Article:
It’s this tendency for self-reflection, of beating himself up about things, combined with his empathy and gentleness that makes Ned who he is, but in a world of strong males (every male character in this book makes a living off the land in one form or another), he sees these as character flaws, not strengths. Even his university-aged daughters challenge him:

Ned met her gaze. Felt her condescension tear a new wound in him. He felt off-balance, disoriented, angry. His daughters had never spoken to him like this before. Nobody had.

Of course, these traits as an adult have their long roots in his teenage years, particularly that formative summer involving the boat, the quoll and his budding friendship with Callie.

Favourite read of the year

I absolutely adored this book. From the lush prose and its gorgeous descriptions of the natural world to the way Arnott taps into the rich interior world of a lonely teenage boy, it’s a truly moving coming-of-age novel about kindness, loss, love and family.

And there’s something about the passing of time and the nostalgic tone of the story — without ever resorting to sentimentality — that makes this such a powerful read. I can’t remember the last time I read a book and had a good old sob when I came to the end of it!

There’s no doubt that Limberlost will be my favourite novel of 2022.

For other reviews, please see Lisa’s at ANZ LitLovers, Brona’s at This Reading Life and Susan’s at A Life in Books.

I read this book for Brona’s #AusReadingMonth. It has been published in the UK and if you hurry you might be able to pick up a Kindle version for just 99p if you don’t mind buying books from that bad corporate citizen known as Amazon.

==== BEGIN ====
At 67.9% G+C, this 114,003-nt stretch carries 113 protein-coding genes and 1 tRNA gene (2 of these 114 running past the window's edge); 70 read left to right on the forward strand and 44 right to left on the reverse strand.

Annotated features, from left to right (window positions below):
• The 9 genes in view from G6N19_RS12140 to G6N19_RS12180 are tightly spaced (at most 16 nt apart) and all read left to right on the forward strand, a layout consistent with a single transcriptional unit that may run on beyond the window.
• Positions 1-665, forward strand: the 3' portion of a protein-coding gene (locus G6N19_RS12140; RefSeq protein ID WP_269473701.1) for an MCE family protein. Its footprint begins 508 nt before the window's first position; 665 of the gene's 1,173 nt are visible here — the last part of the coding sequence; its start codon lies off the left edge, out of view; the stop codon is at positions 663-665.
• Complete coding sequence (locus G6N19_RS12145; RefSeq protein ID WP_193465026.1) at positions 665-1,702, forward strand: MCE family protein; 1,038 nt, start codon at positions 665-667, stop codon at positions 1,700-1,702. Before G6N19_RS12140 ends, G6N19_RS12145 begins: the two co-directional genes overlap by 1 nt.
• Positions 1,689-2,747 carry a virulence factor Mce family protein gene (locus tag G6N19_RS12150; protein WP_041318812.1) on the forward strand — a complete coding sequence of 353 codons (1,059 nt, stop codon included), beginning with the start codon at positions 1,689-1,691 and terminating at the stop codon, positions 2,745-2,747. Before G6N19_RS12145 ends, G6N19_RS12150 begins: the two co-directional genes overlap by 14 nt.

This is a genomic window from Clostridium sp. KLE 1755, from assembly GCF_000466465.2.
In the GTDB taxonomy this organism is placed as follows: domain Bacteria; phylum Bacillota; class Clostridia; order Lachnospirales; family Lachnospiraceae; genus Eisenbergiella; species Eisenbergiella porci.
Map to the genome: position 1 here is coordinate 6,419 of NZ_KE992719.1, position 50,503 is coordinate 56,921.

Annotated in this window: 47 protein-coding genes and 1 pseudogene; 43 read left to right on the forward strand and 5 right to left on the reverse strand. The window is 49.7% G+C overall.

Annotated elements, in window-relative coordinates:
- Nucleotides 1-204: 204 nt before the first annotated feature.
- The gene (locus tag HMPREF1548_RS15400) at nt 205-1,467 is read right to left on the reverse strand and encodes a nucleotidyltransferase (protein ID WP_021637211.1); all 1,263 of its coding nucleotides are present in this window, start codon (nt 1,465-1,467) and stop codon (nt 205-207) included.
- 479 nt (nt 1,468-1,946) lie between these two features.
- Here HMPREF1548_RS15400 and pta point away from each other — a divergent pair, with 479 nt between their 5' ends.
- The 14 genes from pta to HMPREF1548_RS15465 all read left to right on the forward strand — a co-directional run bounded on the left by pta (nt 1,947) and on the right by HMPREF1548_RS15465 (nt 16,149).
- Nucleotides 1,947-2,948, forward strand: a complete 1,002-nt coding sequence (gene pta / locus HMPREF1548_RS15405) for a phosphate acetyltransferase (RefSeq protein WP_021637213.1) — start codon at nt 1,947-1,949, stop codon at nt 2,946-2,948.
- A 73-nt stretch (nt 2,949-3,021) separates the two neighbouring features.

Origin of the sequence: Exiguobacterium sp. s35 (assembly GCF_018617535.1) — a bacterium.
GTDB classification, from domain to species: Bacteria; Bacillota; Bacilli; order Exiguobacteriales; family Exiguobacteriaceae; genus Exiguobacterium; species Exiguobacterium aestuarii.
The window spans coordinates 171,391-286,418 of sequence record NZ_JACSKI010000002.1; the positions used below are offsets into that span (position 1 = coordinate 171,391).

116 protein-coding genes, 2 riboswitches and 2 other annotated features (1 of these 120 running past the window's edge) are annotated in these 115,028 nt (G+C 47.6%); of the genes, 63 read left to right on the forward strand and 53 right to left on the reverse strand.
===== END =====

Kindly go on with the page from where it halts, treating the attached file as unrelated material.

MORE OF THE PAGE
Author, Book review, Books in translation, Europa Editions, Fiction, Italy, literary fiction, Milena Agus, Publisher, Setting

‘From the Land of the Moon’ by Milena Agus (translated by Ann Goldstein)

Fiction – paperback; Europa editions; 108 pages; 2011. Translated from the Italian by Ann Goldstein.

From the Land of the Moon earned debut author Milena Agus the prestigious Zerilli-Marimò Prize for Fiction in 2008.

It’s a simple tale but it packs an emotional punch — and it’s the kind of book you want to reread as soon as you reach the final page. That’s because there’s a little unexpected twist right at the end that turns everything on its head and makes you reassess all your assumptions about the characters and the way they chose to live their lives.

Sardinia setting

Set in Sardinia, it’s narrated by an unnamed woman who tells us the story of her grandmother, who, in 1943, was forced to marry a man she did not love. She was 30 and considered an old maid; he was more than 40 and a widower.

There was a “veil of mystery” over her and a troubled history that few knew about, much less discussed. Just days before meeting her husband, for instance, she had thrown herself down the well but had been miraculously rescued by her neighbours. She had a penchant for blades, secretly cutting the veins in her arms and hacking off her hair so that she “looked like a mangy dog”.

After their wedding, her new husband continues to frequent brothels. She doesn’t mind because it relieves her of her conjugal duties, but when she discovers the cost she makes an offer: “Explain to me what you do to these women, and I’ll do the same.”

A spa trip

In 1950, after several miscarriages, thought to be due to kidney stones, she is prescribed thermal treatments and sent to a spa on the mainland. Here she meets a handsome well-dressed man, an army veteran, who has a crutch and a wooden leg. The pair fall in love and she shows him the self-inflicted cuts on her arms (which she claims are from working in the fields), as well as the passionate love poems she has been secretly writing all her life.

He shares with her his love of music and reveals how he would play the piano at home for hours and hours.